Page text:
posted on 1/2008 By:
A lot can happen in six and a half minutes of music. If you’re Joe Satriani, you can play approximately ten thousand bajillion holy-shit licks and wow your audience with technical prowess that is outshone only by your bald head. If you’re Mr. Bungle, you can cycle through every genre known to man and back again. If you’re Electric Wizard, you can inhale half the reefer forests in Afghanistan. If you’re The Jimi Hendrix Experience, you can play “Third Stone From the Sun.” And if you’re Whitehorse, you can…let your amps drone away while your drummer tools around on his ride cymbal and some guy mumble-growls echoey shit from the next building over. If this sounds like just-shy-of-seven minutes in heaven to you, or if you’re still chowing hydrocodones and bewailing Khanate’s demise, then you might pop a boner for this Australian mega-doom exhibition.
Though this self-titled double disc is officially Whitehorse's studio debut, these guys have been around for a good four years now and have released a whole string of live albums and CDRs. In fact, of the five tracks available here (yes, five tracks on two CDs; you know where this is going), only one is completely new. If you’re one of the rare folk who’ve been keeping up with their output since their inception, there may be little reason for you to track this down.
But if you haven’t, and you’re enamored with the whole ungodly slow melody-shunning school of doom metal (the aforementioned Khanate, Buried at Sea, HALO, etc.) then chances are that Whitehorse will further annihilate your trashed stereo in all the right ways. The first disc—recorded in an actual studio, which is a rarity for these guys—kicks off with “Fire To Light the Way” (the previously described six and a half minute noise festival), which in terms slides into the first ‘real’ song, “Everything Ablaze.” The track is a damn enjoyable and promising doom/sludge workout. There’s the expected overwhelming bass presence and stick-shattering drumming, but the track wrenches itself out of its own faceless murk with the aid of some surprisingly driving beats and a nostalgic guitar line that wanders vagrant-like through the carnage. Further, Whitehorse restrain the track to a merciful ten minutes, shedding just a wee bit of extremity in favor of some much-needed color and restraint.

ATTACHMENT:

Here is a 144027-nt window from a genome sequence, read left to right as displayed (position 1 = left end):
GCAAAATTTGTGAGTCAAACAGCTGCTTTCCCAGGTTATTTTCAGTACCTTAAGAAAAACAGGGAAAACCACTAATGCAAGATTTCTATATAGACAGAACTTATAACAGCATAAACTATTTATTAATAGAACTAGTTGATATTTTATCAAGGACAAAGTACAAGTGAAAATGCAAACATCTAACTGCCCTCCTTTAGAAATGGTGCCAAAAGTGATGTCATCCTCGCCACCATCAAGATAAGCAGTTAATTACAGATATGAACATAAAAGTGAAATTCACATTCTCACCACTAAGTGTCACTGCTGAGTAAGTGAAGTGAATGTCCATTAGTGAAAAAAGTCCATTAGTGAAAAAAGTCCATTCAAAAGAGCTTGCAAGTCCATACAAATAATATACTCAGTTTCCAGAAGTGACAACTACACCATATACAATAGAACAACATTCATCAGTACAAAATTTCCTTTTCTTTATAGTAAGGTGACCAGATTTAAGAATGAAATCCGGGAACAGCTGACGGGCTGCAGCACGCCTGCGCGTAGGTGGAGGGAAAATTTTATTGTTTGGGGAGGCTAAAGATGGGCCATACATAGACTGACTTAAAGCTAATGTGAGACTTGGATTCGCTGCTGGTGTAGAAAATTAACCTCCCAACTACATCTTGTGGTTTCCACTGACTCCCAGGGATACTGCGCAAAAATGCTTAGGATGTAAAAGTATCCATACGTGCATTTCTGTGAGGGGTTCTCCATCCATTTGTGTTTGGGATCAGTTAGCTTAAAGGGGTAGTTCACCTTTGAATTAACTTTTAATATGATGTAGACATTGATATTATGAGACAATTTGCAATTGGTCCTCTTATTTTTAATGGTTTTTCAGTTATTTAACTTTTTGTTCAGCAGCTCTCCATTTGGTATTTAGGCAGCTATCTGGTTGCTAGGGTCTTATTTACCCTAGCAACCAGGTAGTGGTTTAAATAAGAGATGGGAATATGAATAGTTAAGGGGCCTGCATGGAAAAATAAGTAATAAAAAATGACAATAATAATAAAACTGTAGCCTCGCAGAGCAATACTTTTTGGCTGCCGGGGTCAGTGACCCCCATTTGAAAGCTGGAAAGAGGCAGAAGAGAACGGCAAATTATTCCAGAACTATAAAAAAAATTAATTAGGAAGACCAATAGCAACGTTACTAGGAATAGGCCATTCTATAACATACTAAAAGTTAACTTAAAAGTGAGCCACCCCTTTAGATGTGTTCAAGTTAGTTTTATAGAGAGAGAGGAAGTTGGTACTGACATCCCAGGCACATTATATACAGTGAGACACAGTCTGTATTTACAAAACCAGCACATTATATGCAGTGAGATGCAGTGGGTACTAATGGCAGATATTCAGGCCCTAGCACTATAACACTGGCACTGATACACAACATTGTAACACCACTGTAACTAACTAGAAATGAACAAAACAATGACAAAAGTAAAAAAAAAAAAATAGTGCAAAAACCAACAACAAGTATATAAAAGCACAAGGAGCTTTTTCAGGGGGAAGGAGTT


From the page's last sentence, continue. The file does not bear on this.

The remaining track on the first disc (“The Unwelcome Return,” which is the album’s sole new song”) and the two live cuts that constitute the second disc are all 20-minute-plus super-slow tirades that verge on jam status. Each vacillates aimlessly between hyper-distorted muckraking, shellshocked ambience, and arrhythmic noise spats (there’s a guy in this band whose stated instrument is “squalls”), with little to distinguish one from the next except the order in which the parts arrive. The music flows like a concrete river—glacial in pace, immense in weight, harsh in consistency, and almost completely without memorable features.
The simple fact of the matter is that this type of doom, like most kinds of metal, has been done before and done better (I was always partial to Buried at Sea), and unless you’re really into this style for its own sake, Whitehorse won’t be a particularly shocking or memorable listen. That said, it’s a pretty solid excursion into the realms of fifty beats per minute, so if those ‘codones are making this sentence harder and harder to read, you might wanna check Whitehorse out.
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